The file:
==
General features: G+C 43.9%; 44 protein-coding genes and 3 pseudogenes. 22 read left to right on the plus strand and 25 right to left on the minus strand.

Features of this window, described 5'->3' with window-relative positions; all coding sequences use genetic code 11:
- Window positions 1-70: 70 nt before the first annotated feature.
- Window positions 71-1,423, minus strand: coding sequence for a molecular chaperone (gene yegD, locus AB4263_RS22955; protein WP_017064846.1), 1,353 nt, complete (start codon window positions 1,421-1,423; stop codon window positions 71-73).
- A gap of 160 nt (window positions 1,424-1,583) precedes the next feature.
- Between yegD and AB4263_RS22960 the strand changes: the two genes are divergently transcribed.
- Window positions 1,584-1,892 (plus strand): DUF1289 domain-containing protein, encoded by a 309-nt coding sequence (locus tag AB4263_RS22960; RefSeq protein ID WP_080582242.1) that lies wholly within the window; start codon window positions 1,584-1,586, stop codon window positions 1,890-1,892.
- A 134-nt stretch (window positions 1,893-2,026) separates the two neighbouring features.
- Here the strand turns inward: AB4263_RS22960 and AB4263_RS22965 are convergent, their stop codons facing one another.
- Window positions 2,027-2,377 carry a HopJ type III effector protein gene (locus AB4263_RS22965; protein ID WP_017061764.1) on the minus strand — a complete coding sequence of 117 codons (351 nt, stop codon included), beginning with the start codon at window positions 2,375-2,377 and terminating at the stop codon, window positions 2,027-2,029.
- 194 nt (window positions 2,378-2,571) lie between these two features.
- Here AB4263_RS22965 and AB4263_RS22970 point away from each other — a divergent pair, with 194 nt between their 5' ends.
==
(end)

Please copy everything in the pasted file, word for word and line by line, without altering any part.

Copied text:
General features: G+C 43.9%; 44 protein-coding genes and 3 pseudogenes. 22 read left to right on the plus strand and 25 right to left on the minus strand.

Features of this window, described 5'->3' with window-relative positions; all coding sequences use genetic code 11:
- Window positions 1-70: 70 nt before the first annotated feature.
- Window positions 71-1,423, minus strand: coding sequence for a molecular chaperone (gene yegD, locus AB4263_RS22955; protein WP_017064846.1), 1,353 nt, complete (start codon window positions 1,421-1,423; stop codon window positions 71-73).
- A gap of 160 nt (window positions 1,424-1,583) precedes the next feature.
- Between yegD and AB4263_RS22960 the strand changes: the two genes are divergently transcribed.
- Window positions 1,584-1,892 (plus strand): DUF1289 domain-containing protein, encoded by a 309-nt coding sequence (locus tag AB4263_RS22960; RefSeq protein ID WP_080582242.1) that lies wholly within the window; start codon window positions 1,584-1,586, stop codon window positions 1,890-1,892.
- A 134-nt stretch (window positions 1,893-2,026) separates the two neighbouring features.
- Here the strand turns inward: AB4263_RS22960 and AB4263_RS22965 are convergent, their stop codons facing one another.
- Window positions 2,027-2,377 carry a HopJ type III effector protein gene (locus AB4263_RS22965; protein ID WP_017061764.1) on the minus strand — a complete coding sequence of 117 codons (351 nt, stop codon included), beginning with the start codon at window positions 2,375-2,377 and terminating at the stop codon, window positions 2,027-2,029.
- 194 nt (window positions 2,378-2,571) lie between these two features.
- Here AB4263_RS22965 and AB4263_RS22970 point away from each other — a divergent pair, with 194 nt between their 5' ends.